Then she breaks it down further: living expenses in the short-term, such as the next two years, have the most conservative investment strategy of all the assets; living expenses between years 3 and 5 have a “more moderate strategy” and everything else is more aggressive, which will help fuel long-term needs. 

“When the market dips, our clients are not worried, because they know that markets recover in two to three years (or less) and they have money that is conservatively invested that they can use while they wait it out,” she said. “This strategy helps our clients avoid making mistakes caused by unnecessary anxiety.” 

Some advisers have also suggested having a year or two’s worth of living expenses in cash, which is easily accessible and allows investments to remain untouched completely during volatility. Other advisers use more than three buckets when investing retirement assets. 

Remove yourself from easy access 

Most retirement investors, especially those who don’t need to access the money immediately, should avoid checking their accounts too frequently. Make it as difficult as possible to check all the time, said Paul Fenner, a certified financial planner and founder of Tamma Capital. “Remove apps from their phones, remove websites from their favorites,” he said. “Anything that takes an extra step or two to access their accounts, individuals may feel like it’s not worth the effort.” 

Also see: The happiest retirees have at least $500,000, this financial adviser said. Here’s what readers had to say about that

Make a plan for when to check your accounts 

Changing perspectives can also help people worried about their retirement savings during downturns. 

“Some of the stress comes from looking at things with the wrong level of ‘zoom,’” said Jennifer Grant, a certified financial planner at Perryman Financial Advisory. “When you invest in the market, are you looking at it on a daily, weekly or monthly time frame? When you make a plan, are you reviewing it on a weekly, monthly or yearly time frame?” How often one checks on a goal should match the duration to reaching that goal, she said. “If you are planning for a vacation, then you need to review your budget daily or weekly,” Grant said. “When you are planning for retirement that will start when you are 65 and last 35 years, this requires a different zoom level.”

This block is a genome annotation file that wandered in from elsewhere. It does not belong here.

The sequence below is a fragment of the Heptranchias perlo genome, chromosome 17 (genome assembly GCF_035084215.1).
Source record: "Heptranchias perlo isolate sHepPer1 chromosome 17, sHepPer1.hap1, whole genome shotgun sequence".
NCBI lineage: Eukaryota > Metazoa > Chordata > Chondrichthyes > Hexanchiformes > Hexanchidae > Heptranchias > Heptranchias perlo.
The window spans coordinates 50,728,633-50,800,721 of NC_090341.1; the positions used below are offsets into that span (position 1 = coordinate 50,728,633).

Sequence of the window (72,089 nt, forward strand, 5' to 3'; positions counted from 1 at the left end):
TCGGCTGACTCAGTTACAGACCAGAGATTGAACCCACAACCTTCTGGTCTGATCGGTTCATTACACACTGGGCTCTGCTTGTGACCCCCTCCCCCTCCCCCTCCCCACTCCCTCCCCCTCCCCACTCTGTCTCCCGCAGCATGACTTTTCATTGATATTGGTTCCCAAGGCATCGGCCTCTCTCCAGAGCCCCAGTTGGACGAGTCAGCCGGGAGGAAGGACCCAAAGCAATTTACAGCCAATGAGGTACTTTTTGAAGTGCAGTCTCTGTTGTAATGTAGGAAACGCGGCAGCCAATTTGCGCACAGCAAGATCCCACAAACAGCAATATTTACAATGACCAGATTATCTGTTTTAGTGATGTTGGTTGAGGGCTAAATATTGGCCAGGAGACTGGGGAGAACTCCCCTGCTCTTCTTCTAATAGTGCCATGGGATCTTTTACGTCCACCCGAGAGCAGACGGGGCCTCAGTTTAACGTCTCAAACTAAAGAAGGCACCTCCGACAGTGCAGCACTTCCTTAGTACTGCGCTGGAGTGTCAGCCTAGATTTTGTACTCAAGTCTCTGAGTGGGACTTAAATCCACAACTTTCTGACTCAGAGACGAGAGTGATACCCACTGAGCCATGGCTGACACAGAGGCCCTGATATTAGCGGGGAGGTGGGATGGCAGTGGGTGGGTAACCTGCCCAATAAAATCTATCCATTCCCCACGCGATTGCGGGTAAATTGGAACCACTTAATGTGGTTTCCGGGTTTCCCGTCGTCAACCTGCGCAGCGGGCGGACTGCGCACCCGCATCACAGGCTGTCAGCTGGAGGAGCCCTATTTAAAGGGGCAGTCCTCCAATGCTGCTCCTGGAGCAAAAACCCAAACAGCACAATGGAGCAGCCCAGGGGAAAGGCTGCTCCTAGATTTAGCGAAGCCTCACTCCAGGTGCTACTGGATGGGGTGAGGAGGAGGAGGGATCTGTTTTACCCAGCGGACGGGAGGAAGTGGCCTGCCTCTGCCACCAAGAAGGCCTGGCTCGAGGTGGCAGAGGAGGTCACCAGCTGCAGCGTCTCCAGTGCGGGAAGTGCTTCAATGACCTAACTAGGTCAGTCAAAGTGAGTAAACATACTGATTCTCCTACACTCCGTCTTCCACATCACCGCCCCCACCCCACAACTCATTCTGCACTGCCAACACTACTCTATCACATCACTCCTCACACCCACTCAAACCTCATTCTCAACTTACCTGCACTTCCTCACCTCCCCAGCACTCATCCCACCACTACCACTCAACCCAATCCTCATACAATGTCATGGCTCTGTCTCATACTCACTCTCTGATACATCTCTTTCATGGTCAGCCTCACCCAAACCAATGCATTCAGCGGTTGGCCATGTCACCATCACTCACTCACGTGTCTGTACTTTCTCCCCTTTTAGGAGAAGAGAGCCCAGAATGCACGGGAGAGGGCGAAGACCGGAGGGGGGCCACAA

Keep perspective of the losses 

Seeing any losses when logging in is unpleasant, but assess what that loss means in the big picture. “Losing $10,000 in a month sounds like a lot of money, unless you have a $1 million portfolio and then it is 1%. Will a 1% cause you to not be able to retire on time?” Grant said. “I think this is where people close to retirement really feel pain. Their accounts are close to the maximum they will ever be before they start taking funds from them to live on.” 

Go into investing and volatility with reasonable expectations and guidelines for when to review portfolios. 

Investors may associate losses with big-ticket purchases, such as losing a certain amount of money that they could have spent on a new car. 

“They could also make that much money, but that is not as memorable,” Grant said. “Over the course of their adult life, they know how much effort it takes to buy a new car and to think they could lose it that quickly is hard. This is where perspective and zoom level come in.”